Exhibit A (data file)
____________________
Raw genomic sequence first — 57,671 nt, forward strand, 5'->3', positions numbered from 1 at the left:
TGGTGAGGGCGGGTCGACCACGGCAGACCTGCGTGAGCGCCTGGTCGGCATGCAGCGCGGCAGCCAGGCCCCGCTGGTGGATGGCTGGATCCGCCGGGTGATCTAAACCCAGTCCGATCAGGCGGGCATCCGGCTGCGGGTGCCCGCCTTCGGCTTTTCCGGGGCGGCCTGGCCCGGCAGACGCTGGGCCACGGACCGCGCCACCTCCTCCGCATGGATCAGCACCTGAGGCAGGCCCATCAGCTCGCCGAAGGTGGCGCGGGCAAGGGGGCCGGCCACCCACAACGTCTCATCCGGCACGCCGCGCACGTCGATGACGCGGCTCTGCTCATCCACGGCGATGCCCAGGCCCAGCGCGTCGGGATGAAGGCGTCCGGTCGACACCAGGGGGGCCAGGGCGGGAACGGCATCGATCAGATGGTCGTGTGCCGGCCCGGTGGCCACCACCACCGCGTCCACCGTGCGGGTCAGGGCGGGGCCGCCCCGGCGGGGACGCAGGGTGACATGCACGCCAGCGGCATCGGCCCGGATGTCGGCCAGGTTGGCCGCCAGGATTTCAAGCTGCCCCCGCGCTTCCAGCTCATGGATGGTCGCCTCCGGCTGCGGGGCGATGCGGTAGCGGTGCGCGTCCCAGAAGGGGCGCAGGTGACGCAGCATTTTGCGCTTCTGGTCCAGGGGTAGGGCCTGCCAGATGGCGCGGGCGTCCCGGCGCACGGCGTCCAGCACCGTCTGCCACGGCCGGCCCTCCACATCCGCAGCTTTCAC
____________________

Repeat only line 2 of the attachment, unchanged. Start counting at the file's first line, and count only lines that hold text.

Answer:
TGGTGAGGGCGGGTCGACCACGGCAGACCTGCGTGAGCGCCTGGTCGGCATGCAGCGCGGCAGCCAGGCCCCGCTGGTGGATGGCTGGATCCGCCGGGTGATCTAAACCCAGTCCGATCAGGCGGGCATCCGGCTGCGGGTGCCCGCCTTCGGCTTTTCCGGGGCGGCCTGGCCCGGCAGACGCTGGGCCACGGACCGCGCCACCTCCTCCGCATGGATCAGCACCTGAGGCAGGCCCATCAGCTCGCCGAAGGTGGCGCGGGCAAGGGGGCCGGCCACCCACAACGTCTCATCCGGCACGCCGCGCACGTCGATGACGCGGCTCTGCTCATCCACGGCGATGCCCAGGCCCAGCGCGTCGGGATGAAGGCGTCCGGTCGACACCAGGGGGGCCAGGGCGGGAACGGCATCGATCAGATGGTCGTGTGCCGGCCCGGTGGCCACCACCACCGCGTCCACCGTGCGGGTCAGGGCGGGGCCGCCCCGGCGGGGACGCAGGGTGACATGCACGCCAGCGGCATCGGCCCGGATGTCGGCCAGGTTGGCCGCCAGGATTTCAAGCTGCCCCCGCGCTTCCAGCTCATGGATGGTCGCCTCCGGCTGCGGGGCGATGCGGTAGCGGTGCGCGTCCCAGAAGGGGCGCAGGTGACGCAGCATTTTGCGCTTCTGGTCCAGGGGTAGGGCCTGCCAGATGGCGCGGGCGTCCCGGCGCACGGCGTCCAGCACCGTCTGCCACGGCCGGCCCTCCACATCCGCAGCTTTCAC